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Arts & Culture
Tue July 29, 2014
On Being Host Recieves National Humanities Medal
Oklahoma native Krista Tippett, creator and host of the public radio show “On Being,” will be honored Monday with the 2013 National Humanities Medal. Tippett will receive the award from President Obama at a White House ceremony, along with nine other Americans whose work has broadened the nation’s cultural understanding and engagement with the humanities.
In announcing the award, the White House cited Tippett’s achievements in “thoughtfully delving into the mysteries of human existence. On the air and in print, Ms. Tippett avoids easy answers, embracing complexity and inviting people of all faiths, no faith, and every background to join the conversation.”
"On Being" is heard on more than 330 U.S. public radio stations and globally by podcast. The program and its multi-media platforms, originally called “Speaking of Faith” when it launched weekly in 2003, has garnered multiple other honors, including a Peabody Award and three Webby Awards. Tippett also is the author of two books, including the New York Times bestseller, "Einstein's God." The radio program is distributed by American Public Media.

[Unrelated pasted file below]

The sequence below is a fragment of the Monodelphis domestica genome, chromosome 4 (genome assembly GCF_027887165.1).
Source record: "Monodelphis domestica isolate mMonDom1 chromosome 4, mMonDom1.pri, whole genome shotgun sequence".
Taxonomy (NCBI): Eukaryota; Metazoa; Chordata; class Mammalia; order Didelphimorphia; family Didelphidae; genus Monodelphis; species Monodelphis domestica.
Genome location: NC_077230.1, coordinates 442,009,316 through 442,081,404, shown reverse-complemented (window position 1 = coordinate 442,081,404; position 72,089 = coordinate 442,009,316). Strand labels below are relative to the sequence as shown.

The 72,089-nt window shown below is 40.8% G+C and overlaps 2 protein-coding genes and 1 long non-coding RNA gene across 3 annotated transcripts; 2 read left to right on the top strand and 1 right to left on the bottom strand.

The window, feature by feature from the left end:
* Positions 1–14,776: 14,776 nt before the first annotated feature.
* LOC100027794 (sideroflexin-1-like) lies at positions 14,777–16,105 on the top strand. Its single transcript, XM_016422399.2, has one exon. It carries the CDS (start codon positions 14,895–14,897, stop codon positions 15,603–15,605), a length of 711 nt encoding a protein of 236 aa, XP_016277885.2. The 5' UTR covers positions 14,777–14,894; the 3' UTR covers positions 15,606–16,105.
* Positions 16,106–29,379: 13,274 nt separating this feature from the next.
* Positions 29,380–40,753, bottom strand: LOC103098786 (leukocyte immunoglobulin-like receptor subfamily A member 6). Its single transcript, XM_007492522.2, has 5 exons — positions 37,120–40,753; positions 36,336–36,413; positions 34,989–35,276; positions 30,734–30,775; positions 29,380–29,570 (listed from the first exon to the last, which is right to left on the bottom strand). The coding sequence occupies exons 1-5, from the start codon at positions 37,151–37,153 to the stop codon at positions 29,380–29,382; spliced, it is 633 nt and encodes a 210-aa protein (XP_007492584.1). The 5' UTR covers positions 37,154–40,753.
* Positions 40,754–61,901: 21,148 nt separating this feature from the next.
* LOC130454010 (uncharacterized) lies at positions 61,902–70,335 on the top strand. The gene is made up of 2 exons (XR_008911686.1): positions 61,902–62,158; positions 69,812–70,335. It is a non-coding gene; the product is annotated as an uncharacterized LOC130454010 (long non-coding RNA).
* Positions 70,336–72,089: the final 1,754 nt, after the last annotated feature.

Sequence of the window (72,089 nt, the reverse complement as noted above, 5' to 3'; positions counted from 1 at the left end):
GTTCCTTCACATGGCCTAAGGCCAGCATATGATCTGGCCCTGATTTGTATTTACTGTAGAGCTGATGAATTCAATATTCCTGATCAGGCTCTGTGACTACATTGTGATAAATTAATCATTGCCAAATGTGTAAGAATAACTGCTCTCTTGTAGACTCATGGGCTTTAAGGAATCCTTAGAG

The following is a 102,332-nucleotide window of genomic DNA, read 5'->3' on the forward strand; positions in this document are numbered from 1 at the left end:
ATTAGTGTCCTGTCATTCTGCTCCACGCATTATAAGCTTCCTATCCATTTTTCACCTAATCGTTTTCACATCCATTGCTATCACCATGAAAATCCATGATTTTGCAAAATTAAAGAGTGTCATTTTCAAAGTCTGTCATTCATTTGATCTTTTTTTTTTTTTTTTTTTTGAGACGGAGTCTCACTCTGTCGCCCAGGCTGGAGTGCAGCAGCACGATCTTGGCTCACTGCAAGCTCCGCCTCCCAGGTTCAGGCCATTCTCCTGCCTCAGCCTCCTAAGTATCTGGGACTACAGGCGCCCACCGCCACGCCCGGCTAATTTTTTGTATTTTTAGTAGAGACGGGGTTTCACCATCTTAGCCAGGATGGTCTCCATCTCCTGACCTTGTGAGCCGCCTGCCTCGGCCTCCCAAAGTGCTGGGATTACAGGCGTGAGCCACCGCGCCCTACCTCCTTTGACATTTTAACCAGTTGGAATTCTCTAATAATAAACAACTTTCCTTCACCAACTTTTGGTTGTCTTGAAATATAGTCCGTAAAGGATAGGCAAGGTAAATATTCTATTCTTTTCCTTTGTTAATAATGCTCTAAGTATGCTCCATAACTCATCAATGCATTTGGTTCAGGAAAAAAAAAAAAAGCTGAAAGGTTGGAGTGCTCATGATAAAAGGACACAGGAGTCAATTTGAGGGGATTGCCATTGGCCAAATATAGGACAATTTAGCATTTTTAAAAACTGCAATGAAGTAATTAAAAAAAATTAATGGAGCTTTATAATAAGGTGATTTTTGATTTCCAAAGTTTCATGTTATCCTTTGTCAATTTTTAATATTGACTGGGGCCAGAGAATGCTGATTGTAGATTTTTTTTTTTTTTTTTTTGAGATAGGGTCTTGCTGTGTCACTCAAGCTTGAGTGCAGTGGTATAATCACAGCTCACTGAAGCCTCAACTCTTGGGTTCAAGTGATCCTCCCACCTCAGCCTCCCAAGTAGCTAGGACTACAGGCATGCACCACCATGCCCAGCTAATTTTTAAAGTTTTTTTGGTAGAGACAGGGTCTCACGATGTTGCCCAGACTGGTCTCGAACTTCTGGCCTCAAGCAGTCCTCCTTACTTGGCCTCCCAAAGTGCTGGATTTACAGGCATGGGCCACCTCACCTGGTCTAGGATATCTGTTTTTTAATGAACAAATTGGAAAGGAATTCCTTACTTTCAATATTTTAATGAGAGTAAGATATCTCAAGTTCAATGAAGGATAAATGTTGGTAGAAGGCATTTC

“I am so honored by this recognition,” Tippett said. “It's an affirmation of the vision behind our project of the past 10 years, that it should be possible to create intelligent, robust conversation about meaning and morality, across our divides — to open imaginations and possibilities rather than shutting them down."
“On Being” covers a broad range of topics, drawing out scientists, theologians, poets, artists, and activists.
The show started at Minnesota Public Radio, but spun off into an independent nonprofit production company last year, with its own 4,000-square-foot studio/live event space on Loring Park in Minneapolis. “On Being” is innovating a new model of media as social enterprise, including The Civil Conversations Project, an emergent approach to connecting directly with communities with resources and tools to sustain challenging social conversations and heal fractured civic spaces.